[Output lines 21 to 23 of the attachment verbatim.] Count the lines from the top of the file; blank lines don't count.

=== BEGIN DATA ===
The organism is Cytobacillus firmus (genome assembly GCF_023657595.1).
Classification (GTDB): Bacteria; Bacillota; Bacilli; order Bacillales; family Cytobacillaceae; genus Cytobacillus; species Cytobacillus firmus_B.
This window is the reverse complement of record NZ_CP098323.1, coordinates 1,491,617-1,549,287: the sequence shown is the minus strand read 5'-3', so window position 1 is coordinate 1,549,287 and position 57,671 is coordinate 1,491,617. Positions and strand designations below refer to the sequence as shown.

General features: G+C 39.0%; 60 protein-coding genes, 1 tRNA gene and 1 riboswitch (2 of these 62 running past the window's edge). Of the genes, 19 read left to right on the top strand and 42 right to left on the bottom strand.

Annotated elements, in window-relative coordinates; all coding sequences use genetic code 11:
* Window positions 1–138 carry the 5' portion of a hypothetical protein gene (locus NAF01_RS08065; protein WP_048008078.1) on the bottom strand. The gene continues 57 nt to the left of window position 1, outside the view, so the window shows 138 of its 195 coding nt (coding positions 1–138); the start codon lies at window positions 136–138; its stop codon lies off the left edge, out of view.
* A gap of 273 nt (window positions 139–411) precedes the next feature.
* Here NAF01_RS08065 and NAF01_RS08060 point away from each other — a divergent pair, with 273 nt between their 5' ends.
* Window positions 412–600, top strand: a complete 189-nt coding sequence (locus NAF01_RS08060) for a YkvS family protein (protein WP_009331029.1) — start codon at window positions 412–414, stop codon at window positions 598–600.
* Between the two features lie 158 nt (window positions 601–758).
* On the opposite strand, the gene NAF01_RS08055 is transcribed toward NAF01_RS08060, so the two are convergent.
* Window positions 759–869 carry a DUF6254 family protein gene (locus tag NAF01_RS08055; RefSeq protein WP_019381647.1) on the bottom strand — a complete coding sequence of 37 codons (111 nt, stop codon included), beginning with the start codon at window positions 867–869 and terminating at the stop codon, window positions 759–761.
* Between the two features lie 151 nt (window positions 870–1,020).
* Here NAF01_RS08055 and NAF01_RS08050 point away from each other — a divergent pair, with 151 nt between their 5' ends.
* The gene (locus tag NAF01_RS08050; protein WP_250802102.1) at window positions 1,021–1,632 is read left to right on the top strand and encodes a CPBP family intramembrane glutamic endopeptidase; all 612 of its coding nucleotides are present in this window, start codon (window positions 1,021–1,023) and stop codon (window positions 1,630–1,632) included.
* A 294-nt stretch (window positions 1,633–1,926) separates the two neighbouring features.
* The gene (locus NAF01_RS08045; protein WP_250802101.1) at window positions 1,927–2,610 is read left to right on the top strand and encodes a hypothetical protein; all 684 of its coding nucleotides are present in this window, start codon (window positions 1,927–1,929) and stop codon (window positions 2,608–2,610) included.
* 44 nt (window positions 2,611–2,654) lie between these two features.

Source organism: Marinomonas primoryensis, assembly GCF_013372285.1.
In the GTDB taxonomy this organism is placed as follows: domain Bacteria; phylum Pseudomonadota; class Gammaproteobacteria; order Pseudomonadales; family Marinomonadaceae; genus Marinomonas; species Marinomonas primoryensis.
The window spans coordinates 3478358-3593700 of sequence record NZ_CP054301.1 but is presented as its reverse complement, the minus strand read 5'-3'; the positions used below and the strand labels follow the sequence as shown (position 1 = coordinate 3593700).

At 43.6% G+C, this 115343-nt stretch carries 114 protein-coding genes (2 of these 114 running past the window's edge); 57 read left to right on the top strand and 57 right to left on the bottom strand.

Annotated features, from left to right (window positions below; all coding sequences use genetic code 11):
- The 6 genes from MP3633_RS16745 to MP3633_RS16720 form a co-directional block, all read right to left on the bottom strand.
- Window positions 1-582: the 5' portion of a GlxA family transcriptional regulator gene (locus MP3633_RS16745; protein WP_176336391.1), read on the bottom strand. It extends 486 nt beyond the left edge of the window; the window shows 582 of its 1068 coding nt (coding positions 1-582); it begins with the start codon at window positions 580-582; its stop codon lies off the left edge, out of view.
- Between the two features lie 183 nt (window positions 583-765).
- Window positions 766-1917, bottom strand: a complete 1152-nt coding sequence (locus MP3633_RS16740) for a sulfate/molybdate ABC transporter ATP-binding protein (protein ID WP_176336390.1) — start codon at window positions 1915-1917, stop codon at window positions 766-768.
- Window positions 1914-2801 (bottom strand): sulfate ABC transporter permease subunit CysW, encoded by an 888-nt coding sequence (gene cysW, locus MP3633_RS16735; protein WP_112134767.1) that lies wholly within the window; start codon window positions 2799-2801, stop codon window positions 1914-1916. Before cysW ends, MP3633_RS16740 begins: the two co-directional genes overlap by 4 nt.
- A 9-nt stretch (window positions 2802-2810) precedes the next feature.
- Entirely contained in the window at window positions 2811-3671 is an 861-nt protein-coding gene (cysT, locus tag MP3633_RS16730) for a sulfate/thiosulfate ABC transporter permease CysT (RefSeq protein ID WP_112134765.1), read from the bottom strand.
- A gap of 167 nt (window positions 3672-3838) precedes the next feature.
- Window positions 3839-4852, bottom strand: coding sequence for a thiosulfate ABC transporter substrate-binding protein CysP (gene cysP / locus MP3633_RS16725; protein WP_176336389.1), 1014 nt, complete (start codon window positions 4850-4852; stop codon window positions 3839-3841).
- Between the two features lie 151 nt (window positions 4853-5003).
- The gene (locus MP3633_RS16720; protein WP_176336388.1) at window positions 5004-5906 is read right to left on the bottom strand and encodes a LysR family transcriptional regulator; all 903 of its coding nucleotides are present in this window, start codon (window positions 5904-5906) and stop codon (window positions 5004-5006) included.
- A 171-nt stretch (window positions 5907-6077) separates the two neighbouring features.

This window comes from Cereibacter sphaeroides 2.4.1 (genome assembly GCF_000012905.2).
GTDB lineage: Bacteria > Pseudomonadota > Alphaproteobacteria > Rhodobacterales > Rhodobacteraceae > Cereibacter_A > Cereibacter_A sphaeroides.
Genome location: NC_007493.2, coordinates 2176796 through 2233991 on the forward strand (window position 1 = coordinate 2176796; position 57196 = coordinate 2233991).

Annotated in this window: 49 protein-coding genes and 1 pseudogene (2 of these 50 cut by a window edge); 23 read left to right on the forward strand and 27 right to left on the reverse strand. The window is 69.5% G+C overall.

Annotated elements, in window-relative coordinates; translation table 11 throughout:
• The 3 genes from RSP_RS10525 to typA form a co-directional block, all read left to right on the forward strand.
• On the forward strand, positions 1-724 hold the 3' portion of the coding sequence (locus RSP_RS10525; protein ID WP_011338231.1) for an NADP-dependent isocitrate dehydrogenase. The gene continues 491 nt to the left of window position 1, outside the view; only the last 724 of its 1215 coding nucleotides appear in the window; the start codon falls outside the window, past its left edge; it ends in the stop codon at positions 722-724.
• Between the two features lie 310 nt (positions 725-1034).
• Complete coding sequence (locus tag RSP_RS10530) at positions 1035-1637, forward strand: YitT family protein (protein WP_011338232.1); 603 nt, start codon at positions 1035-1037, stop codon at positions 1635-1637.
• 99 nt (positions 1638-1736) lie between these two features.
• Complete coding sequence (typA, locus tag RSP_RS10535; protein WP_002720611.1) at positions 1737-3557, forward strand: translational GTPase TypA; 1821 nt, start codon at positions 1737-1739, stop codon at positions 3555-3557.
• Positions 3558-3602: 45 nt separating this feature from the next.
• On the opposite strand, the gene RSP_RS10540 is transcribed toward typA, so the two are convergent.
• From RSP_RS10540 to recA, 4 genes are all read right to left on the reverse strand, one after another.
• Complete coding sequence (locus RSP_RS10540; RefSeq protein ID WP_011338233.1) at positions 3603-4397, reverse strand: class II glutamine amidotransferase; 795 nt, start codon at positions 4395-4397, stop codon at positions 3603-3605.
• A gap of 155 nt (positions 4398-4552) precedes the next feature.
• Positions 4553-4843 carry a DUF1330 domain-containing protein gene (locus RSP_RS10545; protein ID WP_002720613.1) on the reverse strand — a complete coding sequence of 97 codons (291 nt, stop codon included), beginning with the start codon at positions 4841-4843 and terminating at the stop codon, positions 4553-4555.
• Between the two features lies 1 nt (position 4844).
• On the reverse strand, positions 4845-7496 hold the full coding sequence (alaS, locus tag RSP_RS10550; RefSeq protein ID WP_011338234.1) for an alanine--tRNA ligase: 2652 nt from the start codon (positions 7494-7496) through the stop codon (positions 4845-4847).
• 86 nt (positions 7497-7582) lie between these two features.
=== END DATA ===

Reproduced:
The window spans coordinates 3478358-3593700 of sequence record NZ_CP054301.1 but is presented as its reverse complement, the minus strand read 5'-3'; the positions used below and the strand labels follow the sequence as shown (position 1 = coordinate 3593700).

At 43.6% G+C, this 115343-nt stretch carries 114 protein-coding genes (2 of these 114 running past the window's edge); 57 read left to right on the top strand and 57 right to left on the bottom strand.

Annotated features, from left to right (window positions below; all coding sequences use genetic code 11):